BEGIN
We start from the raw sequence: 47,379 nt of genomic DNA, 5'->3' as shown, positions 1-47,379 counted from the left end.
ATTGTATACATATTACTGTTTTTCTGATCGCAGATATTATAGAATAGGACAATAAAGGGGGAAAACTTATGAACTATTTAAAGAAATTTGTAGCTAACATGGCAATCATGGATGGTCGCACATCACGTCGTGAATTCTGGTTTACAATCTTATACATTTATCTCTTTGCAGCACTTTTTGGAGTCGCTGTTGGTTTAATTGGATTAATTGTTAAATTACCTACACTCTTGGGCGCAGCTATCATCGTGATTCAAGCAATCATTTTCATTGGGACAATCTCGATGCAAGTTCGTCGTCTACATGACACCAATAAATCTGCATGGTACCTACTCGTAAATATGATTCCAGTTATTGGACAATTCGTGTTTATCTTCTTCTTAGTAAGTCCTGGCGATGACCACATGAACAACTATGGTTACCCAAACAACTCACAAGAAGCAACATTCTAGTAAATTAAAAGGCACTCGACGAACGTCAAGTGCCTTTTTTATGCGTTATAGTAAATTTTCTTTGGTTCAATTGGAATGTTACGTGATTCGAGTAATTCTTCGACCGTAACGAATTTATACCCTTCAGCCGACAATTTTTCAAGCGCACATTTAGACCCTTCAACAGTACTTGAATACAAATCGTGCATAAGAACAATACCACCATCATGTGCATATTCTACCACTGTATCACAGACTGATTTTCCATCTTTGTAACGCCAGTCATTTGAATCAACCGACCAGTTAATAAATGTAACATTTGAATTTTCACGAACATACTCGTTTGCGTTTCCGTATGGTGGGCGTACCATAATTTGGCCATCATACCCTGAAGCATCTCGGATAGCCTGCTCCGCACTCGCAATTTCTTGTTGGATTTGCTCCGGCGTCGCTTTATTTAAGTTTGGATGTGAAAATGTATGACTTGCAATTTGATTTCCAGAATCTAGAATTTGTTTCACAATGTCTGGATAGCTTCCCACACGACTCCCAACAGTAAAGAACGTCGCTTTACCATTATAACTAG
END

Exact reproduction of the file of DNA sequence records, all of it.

We start from the raw sequence: 47,379 nt of genomic DNA, 5'->3' as shown, positions 1-47,379 counted from the left end.
ATTGTATACATATTACTGTTTTTCTGATCGCAGATATTATAGAATAGGACAATAAAGGGGGAAAACTTATGAACTATTTAAAGAAATTTGTAGCTAACATGGCAATCATGGATGGTCGCACATCACGTCGTGAATTCTGGTTTACAATCTTATACATTTATCTCTTTGCAGCACTTTTTGGAGTCGCTGTTGGTTTAATTGGATTAATTGTTAAATTACCTACACTCTTGGGCGCAGCTATCATCGTGATTCAAGCAATCATTTTCATTGGGACAATCTCGATGCAAGTTCGTCGTCTACATGACACCAATAAATCTGCATGGTACCTACTCGTAAATATGATTCCAGTTATTGGACAATTCGTGTTTATCTTCTTCTTAGTAAGTCCTGGCGATGACCACATGAACAACTATGGTTACCCAAACAACTCACAAGAAGCAACATTCTAGTAAATTAAAAGGCACTCGACGAACGTCAAGTGCCTTTTTTATGCGTTATAGTAAATTTTCTTTGGTTCAATTGGAATGTTACGTGATTCGAGTAATTCTTCGACCGTAACGAATTTATACCCTTCAGCCGACAATTTTTCAAGCGCACATTTAGACCCTTCAACAGTACTTGAATACAAATCGTGCATAAGAACAATACCACCATCATGTGCATATTCTACCACTGTATCACAGACTGATTTTCCATCTTTGTAACGCCAGTCATTTGAATCAACCGACCAGTTAATAAATGTAACATTTGAATTTTCACGAACATACTCGTTTGCGTTTCCGTATGGTGGGCGTACCATAATTTGGCCATCATACCCTGAAGCATCTCGGATAGCCTGCTCCGCACTCGCAATTTCTTGTTGGATTTGCTCCGGCGTCGCTTTATTTAAGTTTGGATGTGAAAATGTATGACTTGCAATTTGATTTCCAGAATCTAGAATTTGTTTCACAATGTCTGGATAGCTTCCCACACGACTCCCAACAGTAAAGAACGTCGCTTTACCATTATAACTAG